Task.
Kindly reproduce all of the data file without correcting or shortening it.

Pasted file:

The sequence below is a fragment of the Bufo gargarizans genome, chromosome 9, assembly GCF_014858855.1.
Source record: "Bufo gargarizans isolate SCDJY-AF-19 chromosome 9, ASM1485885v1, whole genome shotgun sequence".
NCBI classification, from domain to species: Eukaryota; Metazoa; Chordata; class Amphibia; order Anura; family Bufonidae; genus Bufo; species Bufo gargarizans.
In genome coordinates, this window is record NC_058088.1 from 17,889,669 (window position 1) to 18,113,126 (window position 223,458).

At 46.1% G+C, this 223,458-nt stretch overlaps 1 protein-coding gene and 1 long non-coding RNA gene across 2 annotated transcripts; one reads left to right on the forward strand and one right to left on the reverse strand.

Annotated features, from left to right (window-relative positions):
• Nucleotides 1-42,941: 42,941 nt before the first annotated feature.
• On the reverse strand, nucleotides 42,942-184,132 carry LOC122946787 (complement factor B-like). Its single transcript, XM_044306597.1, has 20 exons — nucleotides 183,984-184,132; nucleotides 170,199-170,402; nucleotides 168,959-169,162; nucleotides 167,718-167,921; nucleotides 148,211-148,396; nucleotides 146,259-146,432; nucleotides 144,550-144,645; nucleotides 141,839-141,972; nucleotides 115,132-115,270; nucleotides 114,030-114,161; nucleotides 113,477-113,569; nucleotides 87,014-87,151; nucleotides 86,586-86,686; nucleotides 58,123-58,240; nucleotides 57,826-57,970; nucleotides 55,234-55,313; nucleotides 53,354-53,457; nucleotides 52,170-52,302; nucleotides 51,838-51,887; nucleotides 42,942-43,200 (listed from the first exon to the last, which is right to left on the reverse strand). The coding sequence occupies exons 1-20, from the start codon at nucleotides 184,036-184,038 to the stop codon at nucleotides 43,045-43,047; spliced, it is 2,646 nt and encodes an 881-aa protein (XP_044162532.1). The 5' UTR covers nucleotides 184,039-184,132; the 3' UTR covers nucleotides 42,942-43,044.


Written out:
The sequence below is a fragment of the Bufo gargarizans genome, chromosome 9, assembly GCF_014858855.1.
Source record: "Bufo gargarizans isolate SCDJY-AF-19 chromosome 9, ASM1485885v1, whole genome shotgun sequence".
NCBI classification, from domain to species: Eukaryota; Metazoa; Chordata; class Amphibia; order Anura; family Bufonidae; genus Bufo; species Bufo gargarizans.
In genome coordinates, this window is record NC_058088.1 from 17,889,669 (window position 1) to 18,113,126 (window position 223,458).

At 46.1% G+C, this 223,458-nt stretch overlaps 1 protein-coding gene and 1 long non-coding RNA gene across 2 annotated transcripts; one reads left to right on the forward strand and one right to left on the reverse strand.

Annotated features, from left to right (window-relative positions):
• Nucleotides 1-42,941: 42,941 nt before the first annotated feature.
• On the reverse strand, nucleotides 42,942-184,132 carry LOC122946787 (complement factor B-like). Its single transcript, XM_044306597.1, has 20 exons — nucleotides 183,984-184,132; nucleotides 170,199-170,402; nucleotides 168,959-169,162; nucleotides 167,718-167,921; nucleotides 148,211-148,396; nucleotides 146,259-146,432; nucleotides 144,550-144,645; nucleotides 141,839-141,972; nucleotides 115,132-115,270; nucleotides 114,030-114,161; nucleotides 113,477-113,569; nucleotides 87,014-87,151; nucleotides 86,586-86,686; nucleotides 58,123-58,240; nucleotides 57,826-57,970; nucleotides 55,234-55,313; nucleotides 53,354-53,457; nucleotides 52,170-52,302; nucleotides 51,838-51,887; nucleotides 42,942-43,200 (listed from the first exon to the last, which is right to left on the reverse strand). The coding sequence occupies exons 1-20, from the start codon at nucleotides 184,036-184,038 to the stop codon at nucleotides 43,045-43,047; spliced, it is 2,646 nt and encodes an 881-aa protein (XP_044162532.1). The 5' UTR covers nucleotides 184,039-184,132; the 3' UTR covers nucleotides 42,942-43,044.